Alternative Signaling of the Glucose-dependent Insulinotropic Polypeptide (GIP) Receptor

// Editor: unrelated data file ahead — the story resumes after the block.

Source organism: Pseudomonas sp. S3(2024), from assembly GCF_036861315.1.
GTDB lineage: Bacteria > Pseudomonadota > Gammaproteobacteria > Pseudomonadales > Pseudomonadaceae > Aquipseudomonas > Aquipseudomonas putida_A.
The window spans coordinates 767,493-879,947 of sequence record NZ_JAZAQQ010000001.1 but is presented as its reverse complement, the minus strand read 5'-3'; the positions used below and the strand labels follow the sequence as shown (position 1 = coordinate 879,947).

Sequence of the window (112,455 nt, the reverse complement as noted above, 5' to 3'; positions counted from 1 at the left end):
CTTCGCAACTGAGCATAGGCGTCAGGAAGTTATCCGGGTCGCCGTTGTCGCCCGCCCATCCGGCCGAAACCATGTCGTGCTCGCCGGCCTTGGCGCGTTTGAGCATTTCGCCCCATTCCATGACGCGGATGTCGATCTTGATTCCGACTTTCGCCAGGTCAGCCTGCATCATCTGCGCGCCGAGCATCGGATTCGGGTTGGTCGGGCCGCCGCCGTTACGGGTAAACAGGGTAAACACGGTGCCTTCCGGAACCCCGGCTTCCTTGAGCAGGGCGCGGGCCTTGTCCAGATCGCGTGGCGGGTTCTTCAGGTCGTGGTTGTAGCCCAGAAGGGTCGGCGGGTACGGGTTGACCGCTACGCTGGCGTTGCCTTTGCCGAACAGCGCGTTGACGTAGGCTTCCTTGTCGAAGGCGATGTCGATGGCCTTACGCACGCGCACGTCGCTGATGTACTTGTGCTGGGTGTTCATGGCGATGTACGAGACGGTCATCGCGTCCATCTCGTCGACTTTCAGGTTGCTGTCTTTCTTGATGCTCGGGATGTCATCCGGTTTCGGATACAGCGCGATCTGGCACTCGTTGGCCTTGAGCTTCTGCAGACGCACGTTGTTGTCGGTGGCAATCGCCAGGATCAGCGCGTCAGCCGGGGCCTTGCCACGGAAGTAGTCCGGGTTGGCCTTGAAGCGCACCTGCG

Jan Ehses is conducting research that may contribute to improved treatment of type 2 diabetes, a form of the disease that occurs most frequently in adults and obese individuals. Ehses has a particular focus on glucose-dependent insulinotropic polypeptide (GIP), a potent hormone that accounts for at least 50 per cent of the insulin secreted from the pancreas following a meal. Studies have consistently shown that GIP's ability to cause insulin secretion is compromised in type 2 diabetes. Using state-of-the-art technology, Ehses is investigating the hypothesis that GIP affects tissues through complex intracellular networks, and that the imbalances in metabolism associated with diabetes may affect this transfer of genetic material important for regulation of insulin production. Ultimately, the goal is to provide a map of the numerous ways GIP affects the whole body, leading to information that can be applied to treatment of type 2 diabetes.